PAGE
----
Foam Core panels are a specialty panel designed to be used where weight or insulation is of importance. These panels are 50% to 80% lighter than conventional veneer core, particle core or mdf core panels. Foam Core panels are constructed by capturing a polystyrene foam core with higher density face panels to provide a strong lightweight panel with structural integrity. One is an extruded polystyrene foam (xpf) that is closed cell in structure and provides a consistent and uniform surface to machine. The other product is expanded polystyrene foam (epf) with a slightly lower density. Foam Core panels are typically no less than 3/4" thick and can go up to 6" in thickness or more as needed.

Product applications include: shelving, partitions, ceiling panels, wall systems, signage, displays, theater props, swing doors, elevators, kiosks, movable food carts, table tops, furniture, cabinets, motor homes, boats and aircraft.

 

Melamine

melamine

Melamine plywood is a thermally fused, resin saturated paper finish over a particle board core. It is highly stain and abrasion resistant. Melamine is not the name of the paper finish; it's the name of the resin used to impregnate the paper liner (chemically C3H6N6). This material comes in a wide variety of solid colors and simulated wood grains. Melamine panels are highly stain and mar resistant, and  commonly used in the cabinet industry for interior cabinet construction. Depending on the grade of melamine, it can be brittle or soft, coarse or smooth. Typically, the higher grades of melamine are more brittle and will chip during machining but have a thicker surface and greater resistance to abrasion. Typically melamine has a particle board core, however it is also available with a MDF core.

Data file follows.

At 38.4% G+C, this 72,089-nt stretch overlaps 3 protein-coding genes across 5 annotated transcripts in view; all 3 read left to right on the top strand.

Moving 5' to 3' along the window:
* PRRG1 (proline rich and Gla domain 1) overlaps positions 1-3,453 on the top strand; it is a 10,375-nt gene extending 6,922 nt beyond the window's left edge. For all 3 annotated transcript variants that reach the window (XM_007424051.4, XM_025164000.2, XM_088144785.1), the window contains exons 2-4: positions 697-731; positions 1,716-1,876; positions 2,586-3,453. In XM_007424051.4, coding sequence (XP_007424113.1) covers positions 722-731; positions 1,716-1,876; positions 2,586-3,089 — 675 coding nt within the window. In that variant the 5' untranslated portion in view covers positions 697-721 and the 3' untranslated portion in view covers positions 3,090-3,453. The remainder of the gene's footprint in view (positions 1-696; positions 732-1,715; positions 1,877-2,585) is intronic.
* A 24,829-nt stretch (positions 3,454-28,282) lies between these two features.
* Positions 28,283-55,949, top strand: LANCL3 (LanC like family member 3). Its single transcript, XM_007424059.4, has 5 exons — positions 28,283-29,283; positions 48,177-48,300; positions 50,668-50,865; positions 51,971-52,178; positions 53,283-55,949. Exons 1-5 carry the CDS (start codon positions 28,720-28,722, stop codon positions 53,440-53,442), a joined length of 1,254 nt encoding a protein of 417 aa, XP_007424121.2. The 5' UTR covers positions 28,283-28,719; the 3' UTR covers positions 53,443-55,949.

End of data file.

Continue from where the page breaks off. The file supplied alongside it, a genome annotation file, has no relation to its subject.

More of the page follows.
Veneer Core

veneer-core

Veneer Core plywood consists of a center veneer and crossband veneers alternately layered on both sides of the center to the desired thickness producing an odd number of veneers for the core. The weight-bearing strength of Veneer Core plywood is excellent along with its bending strength and screw-hold ability. Veneer core panels are lighter in weight than any other core type.

Particleboard Core

particleboard-core

Particleboard Core panels are constructed similar to MDF Core panels, with the face & back veneers glued directly to the core. Particleboard Core lays flat like MDF, but does not have the screw-hold strength of other cores. Particleboard Core is the least expensive of all core types.

MDF Core

mdf-core

Medium Density Fiberboard Core has the most uniform thickness and consistency of any panel core. The face and back veneer are glued directly to the MDF Core without the need for a crossband veneer. The consistency in thickness and flatness makes MDF Core panels the preferred choice for 32mm construction.

Lumber Core

lumber-core

Lumber edge glued into a solid slab is considered Lumber Core. Lumber Core plywood is most often found in the construction of import panels, usually only 18mm thickness panels. Lumber Core plywood consists of a face & back veneer, then a layer of crossband veneer, with the edge glued lumber in the center. Lumber Core plywood should be used for the bending strength and screw-hold ability. The ability of Lumber Core plywood to bounce back makes it an excellent choice when constructing long or wide shelves in cabinets or closets.

Page 1 of 2
Web Statistics